Because majority groups members feel that jobs are being taken by under qualified people simply because AA requires it, they resist the change.

“Preferential affirmative action patronizes American blacks, women, and others by presuming that they cannot succeed on their own.” – Alan Keyes


Effects on small businesses?

For some companies, it has become increasingly difficult to follow the regulations set forth by affirmative action. As we know, the percent of minority workers within the organization has to be proportional to the amount of minority workers in the labor market. Fred Fry describes how these requirements make it hard for little companies to compete in the labor market with larger, more established companies. Ultimately, it puts them at a competitive disadvantage and results in large fines imposed upon them.

Has it actually helped?

  • Even after the advances it has made, Kogut and Short describe how after “40 years of intensive affirmative action efforts the federal government continues to employ a disproportionate number of minority group members than would be expected from their representation in the labor force.” Even after years of tremendous effort and quite a bit of regulation, there still seems to be an unequal number of minorities who hold government positions.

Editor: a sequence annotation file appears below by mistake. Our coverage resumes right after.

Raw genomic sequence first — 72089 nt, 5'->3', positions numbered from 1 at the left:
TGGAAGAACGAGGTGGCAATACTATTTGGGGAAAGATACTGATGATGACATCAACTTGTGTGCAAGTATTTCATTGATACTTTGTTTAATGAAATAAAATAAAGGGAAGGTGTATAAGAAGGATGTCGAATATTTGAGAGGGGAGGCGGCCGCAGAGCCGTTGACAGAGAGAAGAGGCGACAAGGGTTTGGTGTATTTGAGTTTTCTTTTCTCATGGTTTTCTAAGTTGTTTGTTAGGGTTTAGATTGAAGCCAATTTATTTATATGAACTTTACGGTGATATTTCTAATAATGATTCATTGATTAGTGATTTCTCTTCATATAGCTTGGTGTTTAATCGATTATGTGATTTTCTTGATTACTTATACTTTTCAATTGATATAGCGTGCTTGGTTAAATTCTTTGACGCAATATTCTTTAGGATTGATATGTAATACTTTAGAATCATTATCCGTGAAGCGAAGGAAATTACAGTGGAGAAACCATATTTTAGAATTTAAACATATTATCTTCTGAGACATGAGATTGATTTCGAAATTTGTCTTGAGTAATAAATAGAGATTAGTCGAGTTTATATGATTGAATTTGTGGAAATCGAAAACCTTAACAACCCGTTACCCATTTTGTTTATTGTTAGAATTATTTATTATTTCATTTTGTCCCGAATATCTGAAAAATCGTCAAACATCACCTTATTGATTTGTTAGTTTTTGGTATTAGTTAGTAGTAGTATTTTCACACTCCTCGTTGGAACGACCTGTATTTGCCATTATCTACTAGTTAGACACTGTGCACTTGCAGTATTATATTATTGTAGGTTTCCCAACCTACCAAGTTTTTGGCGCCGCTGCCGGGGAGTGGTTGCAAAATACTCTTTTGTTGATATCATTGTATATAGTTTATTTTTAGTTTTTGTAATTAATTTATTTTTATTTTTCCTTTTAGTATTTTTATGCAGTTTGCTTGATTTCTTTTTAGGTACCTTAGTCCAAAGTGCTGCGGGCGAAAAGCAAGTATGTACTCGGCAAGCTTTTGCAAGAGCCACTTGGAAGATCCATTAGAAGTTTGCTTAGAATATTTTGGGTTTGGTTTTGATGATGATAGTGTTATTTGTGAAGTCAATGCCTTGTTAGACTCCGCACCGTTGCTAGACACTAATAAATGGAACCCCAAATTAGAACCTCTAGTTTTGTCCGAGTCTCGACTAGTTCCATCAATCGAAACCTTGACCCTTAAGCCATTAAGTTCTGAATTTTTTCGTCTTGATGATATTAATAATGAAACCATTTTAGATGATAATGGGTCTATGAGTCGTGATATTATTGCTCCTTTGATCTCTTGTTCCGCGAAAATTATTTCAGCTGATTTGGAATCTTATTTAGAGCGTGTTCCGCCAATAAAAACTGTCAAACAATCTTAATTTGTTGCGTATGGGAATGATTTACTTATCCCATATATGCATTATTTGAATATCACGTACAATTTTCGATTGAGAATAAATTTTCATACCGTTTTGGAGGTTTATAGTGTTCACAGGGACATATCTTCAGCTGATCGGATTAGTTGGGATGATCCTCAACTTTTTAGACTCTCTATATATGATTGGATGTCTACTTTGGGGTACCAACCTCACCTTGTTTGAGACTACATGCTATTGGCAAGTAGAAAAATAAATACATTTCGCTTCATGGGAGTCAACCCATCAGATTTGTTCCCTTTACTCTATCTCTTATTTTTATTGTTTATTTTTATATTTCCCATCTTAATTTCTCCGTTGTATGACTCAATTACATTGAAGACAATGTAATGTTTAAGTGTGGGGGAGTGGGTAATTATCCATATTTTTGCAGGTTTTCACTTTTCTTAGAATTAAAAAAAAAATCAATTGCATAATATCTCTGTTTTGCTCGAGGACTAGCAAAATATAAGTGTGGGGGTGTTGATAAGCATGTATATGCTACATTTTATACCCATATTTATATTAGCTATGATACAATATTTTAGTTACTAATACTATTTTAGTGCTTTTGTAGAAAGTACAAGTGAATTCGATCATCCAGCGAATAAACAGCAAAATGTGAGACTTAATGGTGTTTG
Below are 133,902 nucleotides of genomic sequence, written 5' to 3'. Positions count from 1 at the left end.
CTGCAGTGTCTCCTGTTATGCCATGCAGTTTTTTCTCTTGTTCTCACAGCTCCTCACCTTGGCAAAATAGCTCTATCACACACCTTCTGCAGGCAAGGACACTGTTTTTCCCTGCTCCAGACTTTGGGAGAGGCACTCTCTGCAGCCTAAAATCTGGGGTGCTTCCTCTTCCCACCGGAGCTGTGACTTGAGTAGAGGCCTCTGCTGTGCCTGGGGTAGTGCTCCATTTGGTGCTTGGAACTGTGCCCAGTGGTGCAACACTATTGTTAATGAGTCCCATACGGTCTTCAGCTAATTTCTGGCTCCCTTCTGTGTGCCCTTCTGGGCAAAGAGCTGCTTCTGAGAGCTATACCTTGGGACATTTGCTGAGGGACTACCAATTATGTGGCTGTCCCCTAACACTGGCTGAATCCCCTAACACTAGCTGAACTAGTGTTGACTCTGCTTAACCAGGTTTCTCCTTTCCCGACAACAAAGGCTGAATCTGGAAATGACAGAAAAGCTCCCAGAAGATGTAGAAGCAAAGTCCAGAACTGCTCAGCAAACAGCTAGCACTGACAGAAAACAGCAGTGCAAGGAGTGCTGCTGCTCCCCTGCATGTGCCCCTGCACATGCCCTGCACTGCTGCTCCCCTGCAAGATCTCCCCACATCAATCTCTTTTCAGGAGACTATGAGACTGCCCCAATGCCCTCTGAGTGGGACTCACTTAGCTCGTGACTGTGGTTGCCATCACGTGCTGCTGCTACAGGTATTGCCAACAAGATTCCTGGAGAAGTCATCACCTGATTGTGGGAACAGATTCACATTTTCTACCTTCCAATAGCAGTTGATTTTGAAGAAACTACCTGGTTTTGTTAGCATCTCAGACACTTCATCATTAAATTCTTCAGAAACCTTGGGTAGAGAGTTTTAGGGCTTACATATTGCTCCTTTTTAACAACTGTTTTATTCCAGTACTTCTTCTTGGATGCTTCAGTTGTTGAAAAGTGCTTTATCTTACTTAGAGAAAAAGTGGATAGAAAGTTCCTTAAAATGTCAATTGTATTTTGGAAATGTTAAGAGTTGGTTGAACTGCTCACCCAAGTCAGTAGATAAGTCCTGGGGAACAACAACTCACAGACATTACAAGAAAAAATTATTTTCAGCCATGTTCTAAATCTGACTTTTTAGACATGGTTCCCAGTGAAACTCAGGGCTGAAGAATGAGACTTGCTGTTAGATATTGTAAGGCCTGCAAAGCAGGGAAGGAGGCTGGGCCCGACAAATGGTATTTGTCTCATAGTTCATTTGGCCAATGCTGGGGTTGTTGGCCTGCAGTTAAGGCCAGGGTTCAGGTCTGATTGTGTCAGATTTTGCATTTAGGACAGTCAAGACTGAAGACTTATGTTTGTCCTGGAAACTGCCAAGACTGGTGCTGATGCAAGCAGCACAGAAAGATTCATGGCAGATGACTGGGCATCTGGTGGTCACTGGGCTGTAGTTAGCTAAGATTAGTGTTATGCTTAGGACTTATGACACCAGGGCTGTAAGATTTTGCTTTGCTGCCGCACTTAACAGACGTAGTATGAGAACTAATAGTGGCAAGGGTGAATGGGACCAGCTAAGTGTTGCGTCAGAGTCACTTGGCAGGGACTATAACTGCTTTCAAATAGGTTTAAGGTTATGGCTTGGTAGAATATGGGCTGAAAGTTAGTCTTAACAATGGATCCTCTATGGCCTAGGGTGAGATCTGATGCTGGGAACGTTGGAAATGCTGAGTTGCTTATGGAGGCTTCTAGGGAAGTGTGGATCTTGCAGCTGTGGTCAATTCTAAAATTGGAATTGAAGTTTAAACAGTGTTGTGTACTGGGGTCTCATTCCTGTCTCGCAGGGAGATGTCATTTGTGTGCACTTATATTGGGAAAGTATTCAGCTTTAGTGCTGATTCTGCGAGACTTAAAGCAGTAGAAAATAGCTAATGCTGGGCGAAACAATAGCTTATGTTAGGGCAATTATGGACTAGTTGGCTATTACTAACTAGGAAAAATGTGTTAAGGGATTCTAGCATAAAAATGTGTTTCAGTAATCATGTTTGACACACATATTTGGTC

And what about the private business sector?

  • Due to the nature of the affirmative action, it only affects government agencies as well as business that do a decent amount of contracting with the government. But when it comes to the private sector, there are no requirements to ensure that everyone has an equal opportunity to succeed.